The recently completed 2015 grape harvest was another exercise in nervous tension and sleep deprivation for Pascal Marchand. A veteran presence in Burgundy since he moved there from his native Montreal in 1983, Pascal has veered away from winemaking roles directly in the employ of famous Domaines such as Comte Armand and Domaine de la Vougeraie to embrace a more flexible yet unpredictable position as a self-reliant micro-negociant.
Typically, a negociant in France, rather than being directly involved in the ownership of vineyards, will develop a network of relationships with growers, which gives them wide access to grapes in all different parts of the region and across different levels of quality, from Bourgogne AOC all the way up to Grand Cru. With vineyard land in Burgundy so extremely valuable and locked up in a complicated system of ownership, the negociant’s role is a crucial one in maintaining the livelihood of tiny growers who don’t have the resources themselves to make wine from their holdings. For Pascal the ability to work with chosen growers who adhere to Biodynamic principles of cultivation aligns with his philosophies on the importance of this system for making wine of ultimate quality.
At harvest time of course the organisational skills of the negociant come into sharp focus, as grapes in many contracted vineyards across Burgundy all edge towards their optimum ripeness in a very compact window of opportunity. The greatest wines are always made from fruit in the best possible physiological balance at harvest, so from mid-August until late September Pascal’s car becomes a mobile office as he navigates the byways of the Cote d’Or from village to village checking and sampling his precious resource. When the time is deemed to be right, his team of pickers are deployed to work with the grower to hand-harvest the grapes and deliver them to his Cave (winery) in Nuits-St-Georges.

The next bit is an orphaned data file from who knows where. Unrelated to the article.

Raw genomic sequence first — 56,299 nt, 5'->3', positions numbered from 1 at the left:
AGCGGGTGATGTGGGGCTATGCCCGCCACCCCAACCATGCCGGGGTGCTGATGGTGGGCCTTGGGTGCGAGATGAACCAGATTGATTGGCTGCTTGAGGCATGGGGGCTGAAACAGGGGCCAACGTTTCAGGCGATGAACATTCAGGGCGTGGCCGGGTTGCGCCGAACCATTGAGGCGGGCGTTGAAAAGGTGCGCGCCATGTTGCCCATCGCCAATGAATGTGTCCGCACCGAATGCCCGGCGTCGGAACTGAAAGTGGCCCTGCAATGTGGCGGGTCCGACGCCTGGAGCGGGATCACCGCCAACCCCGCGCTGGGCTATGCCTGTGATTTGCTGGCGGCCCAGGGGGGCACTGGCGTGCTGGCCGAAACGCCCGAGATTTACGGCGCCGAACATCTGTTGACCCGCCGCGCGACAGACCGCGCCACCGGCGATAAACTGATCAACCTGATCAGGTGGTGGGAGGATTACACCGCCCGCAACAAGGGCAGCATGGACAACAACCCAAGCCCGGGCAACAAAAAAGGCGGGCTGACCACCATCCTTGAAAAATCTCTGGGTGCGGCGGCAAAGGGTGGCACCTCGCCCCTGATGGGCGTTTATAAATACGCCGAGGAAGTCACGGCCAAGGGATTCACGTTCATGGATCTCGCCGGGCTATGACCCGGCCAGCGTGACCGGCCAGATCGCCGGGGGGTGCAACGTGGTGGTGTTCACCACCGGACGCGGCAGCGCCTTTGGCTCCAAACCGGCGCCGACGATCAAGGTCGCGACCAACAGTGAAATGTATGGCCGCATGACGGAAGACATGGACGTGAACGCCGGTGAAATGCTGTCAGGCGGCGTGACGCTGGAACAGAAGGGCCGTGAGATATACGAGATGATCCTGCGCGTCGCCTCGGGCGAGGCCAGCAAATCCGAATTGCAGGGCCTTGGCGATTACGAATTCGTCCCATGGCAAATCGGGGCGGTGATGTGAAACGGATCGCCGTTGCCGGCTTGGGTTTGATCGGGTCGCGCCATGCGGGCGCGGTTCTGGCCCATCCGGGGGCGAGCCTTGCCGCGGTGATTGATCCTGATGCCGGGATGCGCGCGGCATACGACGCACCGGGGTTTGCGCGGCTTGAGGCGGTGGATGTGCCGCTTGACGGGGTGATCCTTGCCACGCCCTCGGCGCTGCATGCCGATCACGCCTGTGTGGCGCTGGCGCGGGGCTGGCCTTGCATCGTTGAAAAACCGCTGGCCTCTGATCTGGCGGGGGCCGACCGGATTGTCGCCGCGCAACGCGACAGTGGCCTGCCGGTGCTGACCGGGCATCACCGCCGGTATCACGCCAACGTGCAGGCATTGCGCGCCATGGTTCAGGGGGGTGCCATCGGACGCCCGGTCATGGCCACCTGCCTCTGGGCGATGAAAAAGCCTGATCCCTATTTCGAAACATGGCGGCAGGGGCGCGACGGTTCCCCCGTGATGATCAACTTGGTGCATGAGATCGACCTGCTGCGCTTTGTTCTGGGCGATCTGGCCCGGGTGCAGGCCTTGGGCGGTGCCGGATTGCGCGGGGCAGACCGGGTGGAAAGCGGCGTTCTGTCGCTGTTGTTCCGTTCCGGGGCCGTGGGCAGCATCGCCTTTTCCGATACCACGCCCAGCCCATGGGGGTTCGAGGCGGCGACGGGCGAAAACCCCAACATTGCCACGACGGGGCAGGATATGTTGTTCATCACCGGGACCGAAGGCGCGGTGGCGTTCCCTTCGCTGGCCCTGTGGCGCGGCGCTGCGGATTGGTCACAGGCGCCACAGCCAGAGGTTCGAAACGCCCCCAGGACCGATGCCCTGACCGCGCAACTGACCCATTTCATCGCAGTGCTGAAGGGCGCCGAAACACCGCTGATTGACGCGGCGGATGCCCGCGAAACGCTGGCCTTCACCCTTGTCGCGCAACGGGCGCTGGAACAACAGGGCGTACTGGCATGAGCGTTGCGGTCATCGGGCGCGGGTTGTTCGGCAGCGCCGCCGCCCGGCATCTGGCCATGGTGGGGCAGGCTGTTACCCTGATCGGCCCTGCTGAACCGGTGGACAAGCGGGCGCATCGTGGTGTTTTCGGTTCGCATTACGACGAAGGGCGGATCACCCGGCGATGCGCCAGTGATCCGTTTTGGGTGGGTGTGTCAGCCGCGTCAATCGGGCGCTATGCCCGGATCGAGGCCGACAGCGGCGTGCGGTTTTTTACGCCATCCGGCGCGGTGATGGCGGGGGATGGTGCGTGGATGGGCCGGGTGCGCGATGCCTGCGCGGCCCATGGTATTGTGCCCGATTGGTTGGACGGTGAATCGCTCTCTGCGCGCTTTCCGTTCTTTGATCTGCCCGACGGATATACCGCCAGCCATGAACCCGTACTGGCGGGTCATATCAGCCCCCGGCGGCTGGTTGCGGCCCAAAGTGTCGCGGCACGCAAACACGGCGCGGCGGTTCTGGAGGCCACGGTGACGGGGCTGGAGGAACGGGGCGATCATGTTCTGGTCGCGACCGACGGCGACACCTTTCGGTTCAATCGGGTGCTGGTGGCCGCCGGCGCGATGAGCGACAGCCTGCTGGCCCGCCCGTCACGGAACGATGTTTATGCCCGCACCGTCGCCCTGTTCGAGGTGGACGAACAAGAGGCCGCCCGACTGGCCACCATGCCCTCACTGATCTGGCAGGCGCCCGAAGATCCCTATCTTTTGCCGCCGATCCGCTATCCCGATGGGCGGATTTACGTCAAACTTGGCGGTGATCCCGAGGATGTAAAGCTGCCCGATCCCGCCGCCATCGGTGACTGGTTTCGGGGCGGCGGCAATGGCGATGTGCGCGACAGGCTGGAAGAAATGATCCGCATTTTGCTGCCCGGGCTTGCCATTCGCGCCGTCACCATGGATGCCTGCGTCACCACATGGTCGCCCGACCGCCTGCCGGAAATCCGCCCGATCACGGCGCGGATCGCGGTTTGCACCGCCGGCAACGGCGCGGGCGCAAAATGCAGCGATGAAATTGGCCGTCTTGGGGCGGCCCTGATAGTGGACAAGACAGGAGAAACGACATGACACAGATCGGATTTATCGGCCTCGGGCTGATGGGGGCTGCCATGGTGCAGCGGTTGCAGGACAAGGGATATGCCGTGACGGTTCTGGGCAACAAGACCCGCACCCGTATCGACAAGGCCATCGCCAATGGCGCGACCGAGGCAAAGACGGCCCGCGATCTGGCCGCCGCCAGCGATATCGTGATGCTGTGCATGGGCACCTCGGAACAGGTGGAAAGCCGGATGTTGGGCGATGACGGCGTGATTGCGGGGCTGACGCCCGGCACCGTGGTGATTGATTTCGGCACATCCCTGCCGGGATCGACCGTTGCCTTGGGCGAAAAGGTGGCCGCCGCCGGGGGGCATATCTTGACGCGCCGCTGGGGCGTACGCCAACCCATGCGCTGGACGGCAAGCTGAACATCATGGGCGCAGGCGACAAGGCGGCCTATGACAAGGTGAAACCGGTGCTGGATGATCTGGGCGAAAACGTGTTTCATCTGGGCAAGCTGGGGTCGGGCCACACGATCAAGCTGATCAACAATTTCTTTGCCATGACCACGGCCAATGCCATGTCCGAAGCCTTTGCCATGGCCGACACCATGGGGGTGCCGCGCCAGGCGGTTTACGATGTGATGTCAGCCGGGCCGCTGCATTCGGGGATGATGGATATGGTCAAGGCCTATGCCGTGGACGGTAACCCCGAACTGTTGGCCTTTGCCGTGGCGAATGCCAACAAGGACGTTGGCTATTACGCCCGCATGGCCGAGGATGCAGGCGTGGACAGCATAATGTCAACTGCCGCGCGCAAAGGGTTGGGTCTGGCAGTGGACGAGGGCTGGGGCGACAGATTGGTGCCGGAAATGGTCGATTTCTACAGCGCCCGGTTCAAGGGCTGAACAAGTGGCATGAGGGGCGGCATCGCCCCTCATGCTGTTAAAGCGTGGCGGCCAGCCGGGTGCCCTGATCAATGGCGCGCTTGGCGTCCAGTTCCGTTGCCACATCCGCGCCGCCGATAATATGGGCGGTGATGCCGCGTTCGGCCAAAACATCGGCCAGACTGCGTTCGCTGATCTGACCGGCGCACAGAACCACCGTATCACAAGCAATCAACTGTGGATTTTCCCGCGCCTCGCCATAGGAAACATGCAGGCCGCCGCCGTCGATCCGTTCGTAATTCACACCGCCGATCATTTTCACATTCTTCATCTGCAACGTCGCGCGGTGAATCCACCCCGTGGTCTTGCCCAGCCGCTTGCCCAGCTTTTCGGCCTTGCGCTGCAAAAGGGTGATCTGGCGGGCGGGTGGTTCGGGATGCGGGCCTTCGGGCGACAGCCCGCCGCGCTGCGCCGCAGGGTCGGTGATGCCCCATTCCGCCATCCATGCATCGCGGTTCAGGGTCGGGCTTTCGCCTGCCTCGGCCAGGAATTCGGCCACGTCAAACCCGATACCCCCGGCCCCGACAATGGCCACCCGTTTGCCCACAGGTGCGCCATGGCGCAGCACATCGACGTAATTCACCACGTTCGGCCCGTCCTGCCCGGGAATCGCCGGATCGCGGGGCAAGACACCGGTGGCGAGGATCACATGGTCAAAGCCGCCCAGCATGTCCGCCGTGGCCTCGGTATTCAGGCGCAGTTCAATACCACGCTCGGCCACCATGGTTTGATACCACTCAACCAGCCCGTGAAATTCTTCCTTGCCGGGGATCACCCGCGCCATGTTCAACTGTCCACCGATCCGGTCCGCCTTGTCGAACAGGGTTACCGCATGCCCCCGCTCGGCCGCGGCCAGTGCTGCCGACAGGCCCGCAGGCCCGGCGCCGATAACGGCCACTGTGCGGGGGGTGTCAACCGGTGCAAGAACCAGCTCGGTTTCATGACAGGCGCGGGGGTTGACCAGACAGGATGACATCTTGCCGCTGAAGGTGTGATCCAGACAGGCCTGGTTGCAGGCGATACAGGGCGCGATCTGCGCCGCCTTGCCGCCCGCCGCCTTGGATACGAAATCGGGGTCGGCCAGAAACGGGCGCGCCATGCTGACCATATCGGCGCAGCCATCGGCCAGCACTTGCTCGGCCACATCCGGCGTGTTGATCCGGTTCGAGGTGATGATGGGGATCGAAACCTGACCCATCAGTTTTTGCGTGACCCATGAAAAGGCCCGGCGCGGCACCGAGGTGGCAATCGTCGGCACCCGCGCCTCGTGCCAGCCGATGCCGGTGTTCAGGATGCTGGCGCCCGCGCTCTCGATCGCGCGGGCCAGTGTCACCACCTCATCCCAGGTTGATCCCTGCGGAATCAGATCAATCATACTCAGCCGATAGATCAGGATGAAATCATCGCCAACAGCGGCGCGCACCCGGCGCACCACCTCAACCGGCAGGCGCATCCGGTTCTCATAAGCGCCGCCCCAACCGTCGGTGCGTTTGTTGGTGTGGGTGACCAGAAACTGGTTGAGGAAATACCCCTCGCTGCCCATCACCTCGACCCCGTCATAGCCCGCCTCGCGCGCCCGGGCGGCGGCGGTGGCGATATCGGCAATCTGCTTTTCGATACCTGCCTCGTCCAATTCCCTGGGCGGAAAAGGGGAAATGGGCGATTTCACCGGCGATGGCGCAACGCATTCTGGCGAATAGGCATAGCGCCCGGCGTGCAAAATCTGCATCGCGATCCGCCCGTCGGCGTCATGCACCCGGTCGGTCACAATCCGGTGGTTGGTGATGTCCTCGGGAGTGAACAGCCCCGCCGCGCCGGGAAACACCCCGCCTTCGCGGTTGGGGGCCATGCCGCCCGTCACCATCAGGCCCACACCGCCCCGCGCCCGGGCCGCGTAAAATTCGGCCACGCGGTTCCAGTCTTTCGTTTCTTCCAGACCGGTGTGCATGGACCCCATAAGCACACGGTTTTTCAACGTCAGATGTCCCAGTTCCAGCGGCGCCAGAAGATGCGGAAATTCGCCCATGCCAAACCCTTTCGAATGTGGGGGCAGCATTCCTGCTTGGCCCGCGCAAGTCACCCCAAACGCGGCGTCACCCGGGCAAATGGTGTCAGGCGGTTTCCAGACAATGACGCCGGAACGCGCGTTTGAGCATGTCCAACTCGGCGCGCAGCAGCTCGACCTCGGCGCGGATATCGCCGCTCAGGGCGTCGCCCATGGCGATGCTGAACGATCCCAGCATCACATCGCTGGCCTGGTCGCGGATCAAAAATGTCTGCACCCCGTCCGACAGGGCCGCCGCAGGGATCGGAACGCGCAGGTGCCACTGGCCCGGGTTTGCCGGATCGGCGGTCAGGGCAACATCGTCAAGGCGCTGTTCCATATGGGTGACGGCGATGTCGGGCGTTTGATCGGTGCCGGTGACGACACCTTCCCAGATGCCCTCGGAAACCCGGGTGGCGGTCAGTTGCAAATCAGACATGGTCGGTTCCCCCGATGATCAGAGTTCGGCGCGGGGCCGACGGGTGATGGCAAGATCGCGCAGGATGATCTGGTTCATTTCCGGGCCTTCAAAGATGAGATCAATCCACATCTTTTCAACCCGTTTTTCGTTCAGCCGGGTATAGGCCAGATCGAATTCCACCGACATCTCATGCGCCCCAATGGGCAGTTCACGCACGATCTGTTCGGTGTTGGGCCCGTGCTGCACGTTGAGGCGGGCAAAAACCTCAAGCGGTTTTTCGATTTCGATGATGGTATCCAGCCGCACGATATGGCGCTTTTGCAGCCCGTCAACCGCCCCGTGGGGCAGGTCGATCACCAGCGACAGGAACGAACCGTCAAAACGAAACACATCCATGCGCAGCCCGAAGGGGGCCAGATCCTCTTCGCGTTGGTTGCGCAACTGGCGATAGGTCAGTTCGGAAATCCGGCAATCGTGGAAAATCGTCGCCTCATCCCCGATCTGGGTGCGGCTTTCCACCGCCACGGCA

Early signs for the 2015 intake are promising. Burgundy has endured some “interesting” and unusual weather events and conditions over the past few years, with the main consequence being a significant reduction in vine yields meaning a resultant decrease in wine production. Despite some rain in early September, settled conditions in the lead up to harvest have resulted in fruit of both the quality to please winemakers and the quantity to make the small, hard-working growers smile as well.
Some of these vineyards will provide us with future vintage wines for the Marchand & Burch French Collection, but while their journey from vine to bottle is just beginning, some examples from our current selection present a diverse and intriguing snapshot of the villages and vintages of Burgundy.
2012 Bourgogne Pinot Noir (appellation – Bourgogne AOC) – Our Bourgogne Rouge is “meat and potatoes red Burgundy so to speak – the entry level wine classification for Burgundy is Bourgogne AOC, which means the grapes can come from any vineyard which falls within the defined boundaries of the region; so these enjoyable, early drinking styles are a good barometer for the quality of a particular vintage. Pascal sources fruit for this Bourgogne Pinot from vineyards in the Cote de Beaune village of Pommard, which is renowned for producing wines with excellent structure. This area fell victim to some hailstorms early in the 2012 growing season which reduced the volume of the final crop, but the fruit picked as represented in this wine shows clear and concentrated pinot flavours and a lively and inviting freshness. A lovely wine to enjoy in its youth, which hints at the enticing spectrum of aroma, flavour and structure that Burgundy can offer while remaining in itself an uncomplicated delight.